When my children were younger, I read to them almost every night and I bought them books for birthdays, holidays, and as souvenirs when we traveled. In December 1996, my planning included buying Christmas gifts for my family and thoughts about ways to encourage my daughter in her upcoming role as a big sister. At the time, I was pregnant with my son who was due just before Christmas Day. In an attempt to get advice on how to better transition from a family of three to a family of four, I enrolled us in a sibling class at the local hospital.
The course instructor taught short lessons on the developmental needs of children. She took us into a hospital room so that the kids could see and touch the beds. The kids were also allowed to experiment with the controls for the beds and to ask questions about the other things in the hospital birthing room. Near the end of the course, the instructor read a book to the class about child birth (and that is a subject for a different blog post). During the course, the instructor stressed the importance of placing value in the role of the older sibling(s). She encouraged us to assign our older child tasks associated with preparing the home for the arrival of the baby. Then, we were told to think of small, inexpensive tokens to gift the older sibling as a thank you for the thoughtful acts of kindness shown by them toward the little brother or sister whose birth we anticipated. Among the things I picked was a book called “’Twas the Night B’fore Christmas An African-American Version Retold and Illustrated by Melodye Rosales.”
I remembered mama reading to me the “the original poem” upon which this book was based: “A Visit From St. Nicholas by Clement C. Moore.” However, I could not remember any illustrations associated with the poem. The cover of this version by Melodye Rosales drew me to the bookshelf. Once I opened the book and flipped through the pages, I was sold. I knew that I had to take it home and use it to create a family tradition centered around this version of a classic children’s tale. Beginning in 1996, I read this book to my children Christmas eve just before bedtime. The book became a part of the Christmas eve tradition that included getting all cleaned up to put on the new pajamas I selected for them. The crisp pajamas were necessary so that the Christmas morning pictures would be perfect. After getting the kids suited for bed, I made them hot chocolate, we plated the cookies for Santa, and poured him a glass of milk to compliment the cookies.
The aroma of the cookies and the twinkling lights made for a perfect environment for us to take in the wonder of this book. The kids looked forward to this tradition as much as I did and that made me happy. Once they were dressed for bedtime and the hot chocolate was cool enough to drink, we positioned ourselves shoulder to shoulder so that we could all see the pages of the book at the same time. The first picture in the book depicted a period reminiscent of the time when my mother was a child. The children left a note addressed to “Santy Claus” and a gift of “huckleberry jam” on a table in a room lit by a lantern and the moonlight. The next few pages were filled with color and detail that brought to life the spirits of the family who lived in the house. The children with their smooth, caramel toned complexions were sweet perfection. At the start of the book, all of the children were asleep except the youngest girl who laid in bed on her back dreaming with her eyes open about the anticipation of the visit of “Santy Claus.” The children dreamed of dancing treats and toys while the parents slipped into a restful sleep.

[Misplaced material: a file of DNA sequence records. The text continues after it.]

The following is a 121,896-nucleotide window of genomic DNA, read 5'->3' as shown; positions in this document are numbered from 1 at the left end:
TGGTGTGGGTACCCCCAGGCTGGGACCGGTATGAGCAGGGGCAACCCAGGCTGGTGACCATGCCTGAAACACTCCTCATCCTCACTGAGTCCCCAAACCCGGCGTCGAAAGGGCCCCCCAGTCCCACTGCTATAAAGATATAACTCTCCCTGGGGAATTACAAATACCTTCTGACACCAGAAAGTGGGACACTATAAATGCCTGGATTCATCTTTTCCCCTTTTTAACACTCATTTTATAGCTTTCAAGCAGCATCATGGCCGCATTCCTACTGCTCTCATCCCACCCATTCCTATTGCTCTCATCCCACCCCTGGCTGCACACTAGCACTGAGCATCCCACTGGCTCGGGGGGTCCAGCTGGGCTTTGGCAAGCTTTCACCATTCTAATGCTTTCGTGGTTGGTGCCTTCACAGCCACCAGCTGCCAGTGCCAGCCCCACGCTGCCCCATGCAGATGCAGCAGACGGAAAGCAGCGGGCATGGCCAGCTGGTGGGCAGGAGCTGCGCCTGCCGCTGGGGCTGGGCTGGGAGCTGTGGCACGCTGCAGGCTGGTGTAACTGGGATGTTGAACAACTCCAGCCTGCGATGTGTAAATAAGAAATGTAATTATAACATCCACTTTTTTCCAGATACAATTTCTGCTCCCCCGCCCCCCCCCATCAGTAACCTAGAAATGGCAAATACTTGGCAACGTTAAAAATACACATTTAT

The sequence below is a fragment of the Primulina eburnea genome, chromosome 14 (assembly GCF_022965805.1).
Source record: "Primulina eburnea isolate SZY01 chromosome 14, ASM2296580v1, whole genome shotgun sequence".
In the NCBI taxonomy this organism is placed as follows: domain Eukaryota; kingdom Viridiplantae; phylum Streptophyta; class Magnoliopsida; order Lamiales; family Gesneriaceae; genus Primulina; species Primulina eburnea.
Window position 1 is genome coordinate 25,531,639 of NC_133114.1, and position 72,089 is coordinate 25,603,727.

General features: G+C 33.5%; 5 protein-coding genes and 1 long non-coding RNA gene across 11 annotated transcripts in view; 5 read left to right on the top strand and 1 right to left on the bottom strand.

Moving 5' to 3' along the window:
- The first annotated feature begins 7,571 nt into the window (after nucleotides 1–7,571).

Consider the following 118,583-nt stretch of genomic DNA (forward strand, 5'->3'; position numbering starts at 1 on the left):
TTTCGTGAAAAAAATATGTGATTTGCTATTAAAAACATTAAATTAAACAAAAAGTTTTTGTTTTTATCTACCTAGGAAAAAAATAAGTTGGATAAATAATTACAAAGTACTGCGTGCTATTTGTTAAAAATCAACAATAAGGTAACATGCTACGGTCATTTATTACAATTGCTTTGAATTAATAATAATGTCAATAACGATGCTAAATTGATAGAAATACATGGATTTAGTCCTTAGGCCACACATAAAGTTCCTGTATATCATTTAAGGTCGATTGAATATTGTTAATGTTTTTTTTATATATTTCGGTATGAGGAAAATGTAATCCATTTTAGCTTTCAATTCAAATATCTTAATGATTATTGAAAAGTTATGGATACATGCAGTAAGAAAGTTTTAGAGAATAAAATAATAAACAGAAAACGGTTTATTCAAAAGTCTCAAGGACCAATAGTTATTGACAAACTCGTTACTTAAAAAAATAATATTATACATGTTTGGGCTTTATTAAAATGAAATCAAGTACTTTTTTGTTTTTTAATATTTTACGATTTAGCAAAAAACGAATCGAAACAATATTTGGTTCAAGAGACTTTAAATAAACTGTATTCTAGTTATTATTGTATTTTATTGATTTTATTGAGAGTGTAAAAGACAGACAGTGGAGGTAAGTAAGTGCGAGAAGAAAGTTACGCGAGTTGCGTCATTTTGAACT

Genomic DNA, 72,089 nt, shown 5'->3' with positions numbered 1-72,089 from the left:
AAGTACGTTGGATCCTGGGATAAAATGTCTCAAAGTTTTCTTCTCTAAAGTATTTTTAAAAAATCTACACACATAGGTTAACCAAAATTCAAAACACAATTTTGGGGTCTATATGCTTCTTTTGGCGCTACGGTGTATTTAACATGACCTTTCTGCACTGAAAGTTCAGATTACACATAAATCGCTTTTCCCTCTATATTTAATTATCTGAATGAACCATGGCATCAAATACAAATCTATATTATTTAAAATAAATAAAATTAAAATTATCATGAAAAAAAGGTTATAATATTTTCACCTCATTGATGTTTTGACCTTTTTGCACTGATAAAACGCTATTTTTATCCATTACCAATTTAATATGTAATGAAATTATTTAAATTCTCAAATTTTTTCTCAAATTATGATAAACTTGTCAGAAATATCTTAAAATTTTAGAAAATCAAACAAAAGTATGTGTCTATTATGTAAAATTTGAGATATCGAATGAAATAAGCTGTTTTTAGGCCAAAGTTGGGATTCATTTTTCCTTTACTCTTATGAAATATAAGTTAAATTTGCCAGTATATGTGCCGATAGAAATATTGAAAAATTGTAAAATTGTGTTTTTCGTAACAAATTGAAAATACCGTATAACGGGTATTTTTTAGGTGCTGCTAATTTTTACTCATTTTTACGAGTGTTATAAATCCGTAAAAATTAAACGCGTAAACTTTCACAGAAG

When I was a child, mama told me that Santa did not appear if the children in the house were awake so I made sure that I went to sleep as a reasonable time Christmas eve. I guess “Santy Claus” didn’t realize the little girl was awake in the book because she was harbored from detection by the sounds of the grown ups sleeping on either side of her. Based on the dad’s reaction to the sound of “a clatter” in “the darkness” I believe he loved Christmas as much as I did. I also thought he must have been a light sleeper because he sprung from the bed with the little girl and raced to the window looking for the source of the noise. The facial expressions of the girl and her dad were priceless and if “Santy Claus” saw them he must have continued his gift giving mission at the house for the mutual entertainment value. The bounce and lyrical rhyming of the verses made us feel like we were actually sneaking a peak into the secret world of St. Nick. We saw the jolly old man drop from the chimney into the living room with his bag of goodies. It’s funny how the author and illustrator made us accept the tale as told by this family. We, too, vicariously witnessed the reindeer pulling his sleigh as he “a-hollered, an’ called them by name: ‘Now, Dasher! Now, Dancer! Now, Prancer an’ Vixen! On, Comet! On, Cupid! On, Donner an’ Blitzen!…’”
Every time I read this book, I am reminded about the stories my mother told me about her childhood. She told me how she grew up on a farm with her siblings and her parents and they looked forward to getting gifts of fruits and nuts for Christmas. Mama said they often made their own dolls for fun because they didn’t expect to receive one from a store. In addition to thinking about the simplicity of mama’s childhood Christmas experiences, I think about how much the blankets covering the family in the book resemble the quilts made by the women in my mom’s family. There were some really pretty, colorful quilts handed down in my family over the years. I loved reading to my kids because the story lines always presented excellent opportunities to share stories about our family history and the world around them. I hope that those who read this blog post will make it their mission to read and share this book with the children they know.
Merry Christmas from my family to yours!